I’m sure there are some people who played the GBA games back when they were SNES games who find the GBA Player appealing, but I have zero desire to play those games on a big screen. If I’m gaming on the TV, I’ll go for the big multimedia production. If I want to play Advance Wars or Tetris, the handheld’s just fine.

That’s what I thought at first. The past few weeks though I’ve been playing the GBA a lot and now I can’t wait for this thing. My elbows hurt from holding the screen close enough to see for so long and I wouldn’t mind using the wavebird and laying back on the couch while I play. The GBA is great for playing on the road, but for long gaming sessions I’d much rather play on the TV.

PS: Aria of Sorrow is one of the best games I’ve played all year.

I’m with DennyA. What next, a NES version of this add-on, so I can avail myself of the massive library of awesome NES carts?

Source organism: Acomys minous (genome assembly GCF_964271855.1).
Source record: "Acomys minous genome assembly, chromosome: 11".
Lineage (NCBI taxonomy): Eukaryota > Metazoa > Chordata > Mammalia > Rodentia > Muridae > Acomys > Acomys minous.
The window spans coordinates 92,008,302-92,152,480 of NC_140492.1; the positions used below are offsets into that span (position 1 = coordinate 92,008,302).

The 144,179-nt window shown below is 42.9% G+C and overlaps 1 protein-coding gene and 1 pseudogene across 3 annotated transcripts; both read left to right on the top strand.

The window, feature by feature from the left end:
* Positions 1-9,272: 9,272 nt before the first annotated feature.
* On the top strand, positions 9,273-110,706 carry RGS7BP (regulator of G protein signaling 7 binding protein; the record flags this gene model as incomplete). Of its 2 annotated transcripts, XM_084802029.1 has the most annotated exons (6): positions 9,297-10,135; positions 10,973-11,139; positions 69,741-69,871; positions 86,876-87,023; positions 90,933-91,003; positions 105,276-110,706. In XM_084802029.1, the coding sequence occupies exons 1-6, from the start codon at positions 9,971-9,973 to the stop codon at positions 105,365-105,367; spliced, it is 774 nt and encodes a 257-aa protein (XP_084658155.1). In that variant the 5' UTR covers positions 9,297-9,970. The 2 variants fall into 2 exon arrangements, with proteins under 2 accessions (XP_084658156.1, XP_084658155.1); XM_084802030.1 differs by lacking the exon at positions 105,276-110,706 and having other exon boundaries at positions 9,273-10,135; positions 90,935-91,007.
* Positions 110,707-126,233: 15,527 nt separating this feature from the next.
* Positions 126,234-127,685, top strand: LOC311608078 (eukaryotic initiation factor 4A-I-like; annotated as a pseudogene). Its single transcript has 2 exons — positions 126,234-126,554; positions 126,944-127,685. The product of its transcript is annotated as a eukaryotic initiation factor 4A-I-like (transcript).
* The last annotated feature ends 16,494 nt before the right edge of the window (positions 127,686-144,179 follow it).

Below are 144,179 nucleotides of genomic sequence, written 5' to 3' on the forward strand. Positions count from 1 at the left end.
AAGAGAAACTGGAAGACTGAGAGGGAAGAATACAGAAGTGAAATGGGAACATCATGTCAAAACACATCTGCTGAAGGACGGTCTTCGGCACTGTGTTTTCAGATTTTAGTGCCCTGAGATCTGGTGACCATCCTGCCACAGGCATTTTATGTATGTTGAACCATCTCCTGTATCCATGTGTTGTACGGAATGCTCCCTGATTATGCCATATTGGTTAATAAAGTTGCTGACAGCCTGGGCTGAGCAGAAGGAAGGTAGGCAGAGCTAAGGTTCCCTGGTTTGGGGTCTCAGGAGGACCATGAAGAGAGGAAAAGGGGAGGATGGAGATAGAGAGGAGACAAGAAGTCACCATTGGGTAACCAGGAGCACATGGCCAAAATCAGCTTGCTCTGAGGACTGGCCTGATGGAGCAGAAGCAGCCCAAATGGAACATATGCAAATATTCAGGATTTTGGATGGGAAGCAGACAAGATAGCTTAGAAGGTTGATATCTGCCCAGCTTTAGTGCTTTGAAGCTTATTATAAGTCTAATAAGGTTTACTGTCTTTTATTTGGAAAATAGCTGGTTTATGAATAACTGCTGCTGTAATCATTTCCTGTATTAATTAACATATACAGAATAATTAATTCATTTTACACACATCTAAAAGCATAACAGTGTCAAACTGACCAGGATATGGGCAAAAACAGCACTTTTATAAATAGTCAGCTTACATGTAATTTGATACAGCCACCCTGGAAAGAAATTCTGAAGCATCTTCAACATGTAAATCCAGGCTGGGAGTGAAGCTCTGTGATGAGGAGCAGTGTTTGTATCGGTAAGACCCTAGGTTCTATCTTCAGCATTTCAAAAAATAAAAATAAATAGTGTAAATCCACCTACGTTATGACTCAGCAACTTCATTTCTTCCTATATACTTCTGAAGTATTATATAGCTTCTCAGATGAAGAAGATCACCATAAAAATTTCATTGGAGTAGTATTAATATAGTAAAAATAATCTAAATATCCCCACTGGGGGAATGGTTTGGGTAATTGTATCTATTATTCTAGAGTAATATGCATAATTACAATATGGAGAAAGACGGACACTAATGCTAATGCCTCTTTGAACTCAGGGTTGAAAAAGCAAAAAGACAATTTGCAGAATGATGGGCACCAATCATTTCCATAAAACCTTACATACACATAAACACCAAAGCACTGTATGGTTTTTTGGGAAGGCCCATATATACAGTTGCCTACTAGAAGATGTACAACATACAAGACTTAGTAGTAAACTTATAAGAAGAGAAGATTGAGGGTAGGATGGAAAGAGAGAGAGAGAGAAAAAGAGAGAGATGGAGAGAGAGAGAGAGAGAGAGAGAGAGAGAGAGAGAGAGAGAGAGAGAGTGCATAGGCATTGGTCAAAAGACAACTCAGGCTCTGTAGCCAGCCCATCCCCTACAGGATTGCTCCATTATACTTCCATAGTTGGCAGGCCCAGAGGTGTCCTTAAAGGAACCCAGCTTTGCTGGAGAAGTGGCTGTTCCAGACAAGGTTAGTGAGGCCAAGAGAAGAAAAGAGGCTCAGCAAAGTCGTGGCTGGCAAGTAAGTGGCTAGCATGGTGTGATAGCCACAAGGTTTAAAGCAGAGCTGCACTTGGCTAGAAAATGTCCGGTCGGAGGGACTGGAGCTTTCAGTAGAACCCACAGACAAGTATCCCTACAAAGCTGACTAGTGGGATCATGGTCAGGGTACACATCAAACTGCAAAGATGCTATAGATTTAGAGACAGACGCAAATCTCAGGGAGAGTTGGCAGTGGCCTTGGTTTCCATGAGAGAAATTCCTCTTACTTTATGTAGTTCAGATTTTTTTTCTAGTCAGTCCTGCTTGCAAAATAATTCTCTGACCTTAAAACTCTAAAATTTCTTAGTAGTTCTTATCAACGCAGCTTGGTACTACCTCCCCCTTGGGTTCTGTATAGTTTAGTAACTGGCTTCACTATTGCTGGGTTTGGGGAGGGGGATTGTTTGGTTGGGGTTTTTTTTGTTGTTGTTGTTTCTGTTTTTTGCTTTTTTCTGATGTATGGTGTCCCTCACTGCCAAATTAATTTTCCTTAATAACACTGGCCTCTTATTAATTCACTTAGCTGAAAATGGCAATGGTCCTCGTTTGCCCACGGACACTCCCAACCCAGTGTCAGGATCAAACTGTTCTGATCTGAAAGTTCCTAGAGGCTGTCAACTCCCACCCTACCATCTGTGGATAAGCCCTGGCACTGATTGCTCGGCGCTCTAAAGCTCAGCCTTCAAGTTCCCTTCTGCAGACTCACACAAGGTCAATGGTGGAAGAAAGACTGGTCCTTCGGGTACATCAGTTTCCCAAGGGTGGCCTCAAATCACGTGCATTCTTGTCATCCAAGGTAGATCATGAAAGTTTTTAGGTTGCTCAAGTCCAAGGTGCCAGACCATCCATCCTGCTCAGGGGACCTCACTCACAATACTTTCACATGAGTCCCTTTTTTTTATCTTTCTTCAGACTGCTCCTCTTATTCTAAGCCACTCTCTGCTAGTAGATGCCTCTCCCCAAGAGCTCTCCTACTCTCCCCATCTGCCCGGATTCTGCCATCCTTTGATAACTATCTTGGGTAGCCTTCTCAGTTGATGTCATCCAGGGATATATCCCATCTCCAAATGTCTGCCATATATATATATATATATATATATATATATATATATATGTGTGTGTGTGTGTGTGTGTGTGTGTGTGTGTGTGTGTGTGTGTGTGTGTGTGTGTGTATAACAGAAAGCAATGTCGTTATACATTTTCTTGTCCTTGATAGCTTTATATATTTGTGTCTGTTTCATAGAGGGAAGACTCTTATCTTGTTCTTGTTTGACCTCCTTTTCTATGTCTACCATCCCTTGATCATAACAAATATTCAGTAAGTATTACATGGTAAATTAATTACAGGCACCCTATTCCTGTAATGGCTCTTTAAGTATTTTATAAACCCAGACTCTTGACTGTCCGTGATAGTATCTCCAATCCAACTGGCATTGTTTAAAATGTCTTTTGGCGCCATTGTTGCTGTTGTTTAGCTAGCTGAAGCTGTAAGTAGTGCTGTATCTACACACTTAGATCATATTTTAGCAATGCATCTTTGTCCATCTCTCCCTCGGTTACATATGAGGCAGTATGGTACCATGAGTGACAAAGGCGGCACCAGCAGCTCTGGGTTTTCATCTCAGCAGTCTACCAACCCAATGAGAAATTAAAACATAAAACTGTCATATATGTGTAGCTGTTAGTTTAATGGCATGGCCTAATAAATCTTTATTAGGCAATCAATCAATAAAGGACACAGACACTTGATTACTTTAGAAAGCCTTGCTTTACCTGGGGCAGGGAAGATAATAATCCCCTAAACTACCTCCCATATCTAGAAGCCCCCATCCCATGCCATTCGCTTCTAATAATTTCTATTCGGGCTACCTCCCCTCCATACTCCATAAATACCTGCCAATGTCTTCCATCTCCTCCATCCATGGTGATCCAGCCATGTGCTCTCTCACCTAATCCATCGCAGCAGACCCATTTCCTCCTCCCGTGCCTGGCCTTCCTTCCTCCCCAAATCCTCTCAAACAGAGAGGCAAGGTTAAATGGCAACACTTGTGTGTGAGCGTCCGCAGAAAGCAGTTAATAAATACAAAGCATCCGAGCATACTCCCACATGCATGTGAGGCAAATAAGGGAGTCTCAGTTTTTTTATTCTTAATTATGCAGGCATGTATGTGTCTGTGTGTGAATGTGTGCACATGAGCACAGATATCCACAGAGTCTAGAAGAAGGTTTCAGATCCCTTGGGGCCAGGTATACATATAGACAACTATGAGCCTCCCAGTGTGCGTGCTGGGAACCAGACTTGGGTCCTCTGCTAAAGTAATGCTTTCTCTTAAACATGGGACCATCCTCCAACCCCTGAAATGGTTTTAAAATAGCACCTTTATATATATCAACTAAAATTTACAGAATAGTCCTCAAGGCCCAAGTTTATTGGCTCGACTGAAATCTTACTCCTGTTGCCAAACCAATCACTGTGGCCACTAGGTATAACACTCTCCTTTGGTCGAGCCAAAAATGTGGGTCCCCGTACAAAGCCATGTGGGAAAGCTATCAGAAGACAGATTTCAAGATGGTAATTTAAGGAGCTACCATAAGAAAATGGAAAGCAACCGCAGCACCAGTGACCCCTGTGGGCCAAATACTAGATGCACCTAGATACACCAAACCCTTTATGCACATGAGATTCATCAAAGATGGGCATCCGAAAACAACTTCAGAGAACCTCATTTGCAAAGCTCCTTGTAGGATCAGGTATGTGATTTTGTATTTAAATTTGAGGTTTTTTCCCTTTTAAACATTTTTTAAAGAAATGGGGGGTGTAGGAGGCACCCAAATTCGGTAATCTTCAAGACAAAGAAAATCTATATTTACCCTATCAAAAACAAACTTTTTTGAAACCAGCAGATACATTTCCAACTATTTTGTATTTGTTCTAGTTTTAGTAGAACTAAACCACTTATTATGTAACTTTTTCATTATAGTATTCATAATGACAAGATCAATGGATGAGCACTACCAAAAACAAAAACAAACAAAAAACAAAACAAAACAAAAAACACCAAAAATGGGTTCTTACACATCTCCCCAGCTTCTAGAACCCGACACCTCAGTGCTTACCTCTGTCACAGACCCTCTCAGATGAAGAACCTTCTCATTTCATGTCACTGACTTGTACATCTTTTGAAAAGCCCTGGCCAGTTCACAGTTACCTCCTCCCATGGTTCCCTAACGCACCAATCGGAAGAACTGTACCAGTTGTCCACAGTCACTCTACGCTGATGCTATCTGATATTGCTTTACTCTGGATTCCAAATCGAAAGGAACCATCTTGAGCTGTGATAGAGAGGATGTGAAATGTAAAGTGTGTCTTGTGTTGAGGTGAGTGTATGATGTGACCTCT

The sad thing is that Cathcart and Long would actually buy the mythical NES GC add-on. And play on it. For hours.

Actually so would I, it’d be great to revisit ‘Maniac Masion’ or ‘Karnov’ maybe even ‘Narc’ without having to worry about your old NES freezing up every three seconds.

Wumpus philosophy 101: SCREW FUN: Give me every flash in the pan in the world and then ramp the graphics all the way up. A game isn’t good unless it’s cutting edge and has never had a precursor ever in any way.

oh and ‘Rampage’.

What’s so sad about that? There are tons of great NES classics out there. It’s not like Dave and Mike are the only people on this board that revisit old games.

I thought the sad thing was that every time I play my GameCube I put on these Legend of Zelda pajamas my mom made for me a few years ago. That includes trips to Best Buy and EB when I play on the demo machine. Your version makes me look practically normal so we’ll go with that.